14. IPV Training for Healthcare Providers

The following training topics and practices are recommended to ensure hospital employees have the skills and knowledge necessary to effectively assess for and respond to IPV with patients.

IPV 101 Training for All New Hospital Personnel

Initial training topics for those responsible for conducting IPV assessments include the following:

  • Definition of IPV
  • IPV statistics (e.g. IPV prevalence in the general population and in different healthcare settings)
  • Chronic health conditions associated with IPV (e.g. Adverse Childhood Experiences (ACE) Study findings - click here.
  • Prevalence of IPV/SA
  • Cultural competencies regarding IPV
  • Non-biased, supportive interviewing techniques
  • Documentation and reporting expectations
  • Referrals for immediate services
  • Follow-up care

IPV Training Needs Assessment Resources

"Delphi Instrument For Hospital-based Domestic Violence Programs”

A consensus-driven quality assessment tool, developed by the Agency for Healthcare Research and Quality (AHRQ), that assesses hospital’s IPV policies, practices, staff training and employee assistance programs.

  • Download the “Delphi instrument” by clicking here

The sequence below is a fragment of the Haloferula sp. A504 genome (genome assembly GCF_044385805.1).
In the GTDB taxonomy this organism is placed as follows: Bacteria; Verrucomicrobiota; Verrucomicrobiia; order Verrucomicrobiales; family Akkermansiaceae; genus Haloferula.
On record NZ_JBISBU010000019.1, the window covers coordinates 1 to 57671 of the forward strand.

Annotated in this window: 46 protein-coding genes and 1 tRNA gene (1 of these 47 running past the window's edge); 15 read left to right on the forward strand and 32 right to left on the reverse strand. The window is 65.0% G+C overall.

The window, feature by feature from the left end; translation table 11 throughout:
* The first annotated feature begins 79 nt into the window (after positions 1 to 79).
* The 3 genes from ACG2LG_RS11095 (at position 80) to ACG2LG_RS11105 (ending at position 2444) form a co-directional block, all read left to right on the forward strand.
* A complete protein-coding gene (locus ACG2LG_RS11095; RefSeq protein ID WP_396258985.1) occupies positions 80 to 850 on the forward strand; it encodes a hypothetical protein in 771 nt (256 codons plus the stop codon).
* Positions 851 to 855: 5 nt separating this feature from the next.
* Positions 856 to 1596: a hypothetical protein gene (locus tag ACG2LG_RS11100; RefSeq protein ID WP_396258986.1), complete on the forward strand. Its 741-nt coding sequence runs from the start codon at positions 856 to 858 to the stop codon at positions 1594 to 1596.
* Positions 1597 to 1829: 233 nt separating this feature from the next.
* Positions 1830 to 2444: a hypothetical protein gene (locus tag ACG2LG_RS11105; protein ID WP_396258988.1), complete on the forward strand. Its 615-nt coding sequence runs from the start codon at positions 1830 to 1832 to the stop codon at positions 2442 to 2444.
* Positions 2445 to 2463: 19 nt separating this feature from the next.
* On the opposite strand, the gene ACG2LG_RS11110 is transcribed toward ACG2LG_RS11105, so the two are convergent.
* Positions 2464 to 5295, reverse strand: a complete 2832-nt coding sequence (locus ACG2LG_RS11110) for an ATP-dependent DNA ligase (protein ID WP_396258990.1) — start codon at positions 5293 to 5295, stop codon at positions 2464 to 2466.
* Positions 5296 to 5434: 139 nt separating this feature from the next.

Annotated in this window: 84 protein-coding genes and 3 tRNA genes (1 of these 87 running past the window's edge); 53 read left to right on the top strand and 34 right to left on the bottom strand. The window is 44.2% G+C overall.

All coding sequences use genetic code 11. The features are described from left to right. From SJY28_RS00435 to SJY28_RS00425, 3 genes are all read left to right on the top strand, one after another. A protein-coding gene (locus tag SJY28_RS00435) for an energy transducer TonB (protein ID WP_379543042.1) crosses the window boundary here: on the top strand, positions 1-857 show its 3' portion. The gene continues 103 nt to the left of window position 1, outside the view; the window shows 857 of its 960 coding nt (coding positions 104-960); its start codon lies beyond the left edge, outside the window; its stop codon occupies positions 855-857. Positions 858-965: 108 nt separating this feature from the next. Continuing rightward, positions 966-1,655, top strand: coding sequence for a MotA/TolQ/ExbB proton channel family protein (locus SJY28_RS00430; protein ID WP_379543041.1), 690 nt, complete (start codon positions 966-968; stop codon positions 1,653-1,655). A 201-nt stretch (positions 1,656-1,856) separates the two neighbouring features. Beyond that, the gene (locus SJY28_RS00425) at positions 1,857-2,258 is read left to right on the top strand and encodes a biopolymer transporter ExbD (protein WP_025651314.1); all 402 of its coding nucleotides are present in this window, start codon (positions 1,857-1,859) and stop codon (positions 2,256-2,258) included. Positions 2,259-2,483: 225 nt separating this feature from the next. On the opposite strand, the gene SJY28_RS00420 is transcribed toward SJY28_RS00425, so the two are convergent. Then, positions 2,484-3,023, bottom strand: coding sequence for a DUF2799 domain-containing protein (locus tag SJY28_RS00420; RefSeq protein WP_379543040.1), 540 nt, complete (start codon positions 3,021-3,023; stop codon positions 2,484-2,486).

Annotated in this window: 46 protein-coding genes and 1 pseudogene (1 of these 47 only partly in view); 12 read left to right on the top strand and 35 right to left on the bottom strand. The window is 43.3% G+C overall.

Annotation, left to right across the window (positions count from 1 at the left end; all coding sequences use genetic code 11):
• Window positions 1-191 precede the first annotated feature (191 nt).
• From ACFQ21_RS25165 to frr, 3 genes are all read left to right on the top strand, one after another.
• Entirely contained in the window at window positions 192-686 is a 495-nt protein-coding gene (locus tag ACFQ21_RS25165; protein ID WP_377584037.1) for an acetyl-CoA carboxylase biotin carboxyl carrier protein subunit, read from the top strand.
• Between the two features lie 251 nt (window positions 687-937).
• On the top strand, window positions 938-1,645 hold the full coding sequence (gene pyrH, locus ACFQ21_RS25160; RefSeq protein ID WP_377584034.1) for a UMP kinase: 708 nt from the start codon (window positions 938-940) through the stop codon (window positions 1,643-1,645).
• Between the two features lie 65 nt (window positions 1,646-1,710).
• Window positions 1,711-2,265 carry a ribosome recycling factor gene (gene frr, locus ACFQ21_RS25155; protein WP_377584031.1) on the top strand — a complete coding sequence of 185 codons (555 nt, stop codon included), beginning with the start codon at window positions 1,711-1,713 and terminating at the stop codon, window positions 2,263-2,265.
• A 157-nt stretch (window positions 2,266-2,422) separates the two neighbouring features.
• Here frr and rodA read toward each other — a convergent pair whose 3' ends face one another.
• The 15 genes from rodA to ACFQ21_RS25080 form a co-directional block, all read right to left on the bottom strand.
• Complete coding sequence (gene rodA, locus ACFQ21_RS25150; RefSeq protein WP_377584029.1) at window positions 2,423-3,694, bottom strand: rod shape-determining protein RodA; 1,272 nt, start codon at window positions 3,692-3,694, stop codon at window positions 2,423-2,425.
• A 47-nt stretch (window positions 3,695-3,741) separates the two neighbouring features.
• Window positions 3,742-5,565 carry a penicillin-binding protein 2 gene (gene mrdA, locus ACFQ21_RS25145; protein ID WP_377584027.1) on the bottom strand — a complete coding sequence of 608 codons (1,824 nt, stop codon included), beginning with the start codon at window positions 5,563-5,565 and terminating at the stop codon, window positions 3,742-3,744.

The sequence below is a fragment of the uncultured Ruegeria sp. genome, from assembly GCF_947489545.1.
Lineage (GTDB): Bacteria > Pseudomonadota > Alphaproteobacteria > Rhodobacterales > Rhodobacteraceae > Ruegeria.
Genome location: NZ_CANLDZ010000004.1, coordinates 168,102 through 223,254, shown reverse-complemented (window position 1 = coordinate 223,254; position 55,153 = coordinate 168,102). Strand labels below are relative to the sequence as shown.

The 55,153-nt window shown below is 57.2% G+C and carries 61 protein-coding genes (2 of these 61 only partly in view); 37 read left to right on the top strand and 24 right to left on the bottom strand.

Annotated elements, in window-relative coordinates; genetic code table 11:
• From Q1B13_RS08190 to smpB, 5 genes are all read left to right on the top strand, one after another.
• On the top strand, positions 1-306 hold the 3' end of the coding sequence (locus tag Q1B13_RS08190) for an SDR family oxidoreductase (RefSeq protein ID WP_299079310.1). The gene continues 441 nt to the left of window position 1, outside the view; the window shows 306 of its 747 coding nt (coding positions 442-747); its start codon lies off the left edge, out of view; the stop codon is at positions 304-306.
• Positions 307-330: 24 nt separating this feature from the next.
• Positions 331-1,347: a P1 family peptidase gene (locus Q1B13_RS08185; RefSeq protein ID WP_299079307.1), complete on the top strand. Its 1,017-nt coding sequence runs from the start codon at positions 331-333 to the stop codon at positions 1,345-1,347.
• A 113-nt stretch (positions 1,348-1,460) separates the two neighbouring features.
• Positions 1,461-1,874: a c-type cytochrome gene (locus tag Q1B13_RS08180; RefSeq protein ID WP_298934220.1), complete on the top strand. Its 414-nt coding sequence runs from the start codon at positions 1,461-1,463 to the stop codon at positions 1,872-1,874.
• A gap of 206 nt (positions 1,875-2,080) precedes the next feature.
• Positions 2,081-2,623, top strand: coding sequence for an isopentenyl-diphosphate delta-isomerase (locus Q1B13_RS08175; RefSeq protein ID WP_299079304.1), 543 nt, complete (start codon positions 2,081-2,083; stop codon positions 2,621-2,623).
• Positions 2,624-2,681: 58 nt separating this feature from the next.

• An overview of the “Delphi instrument” along with instructions for its implementation can be found here

“Family Violence Quality Assessment Tool for Primary Care Offices”

An assesmet tool adapted from the “Delphi Instrument” by Futures Without Violence to be used in primary care offices (pediatric, family medicine, internal medicine and OB/GYN).

  • Click here to access the "Family Violence Quality Assessment Tool for Primary Care Offices. :

Formal IPV Training Plan

The Joint Commission requires all its accredited hospitals to have a formal IPV training plan for staff. CCDPH recommends regular, ongoing IPV training for clinical and non-clinical hospital staff that includes:

  • IPV 101 training for all new employees during orientation;
  • Annual IPV training needs assessments of both clinical and non-clinical staff (e.g. security personnel);
  • Annual IPV training for both clinical and non-clinical personnel based on results from the needs assessments;
  • Financial and administrative support for a IPV Task Force responsible for coordinating IPV trainings and needs assessments;
  • Incentives for staff participation, such as on-site IPV training during regular shifts free of charge with free CME/CNE/CEUs upon successful completion; and
  • Information about on-line IPV training resources through CCDPH’s IPV Toolkit links.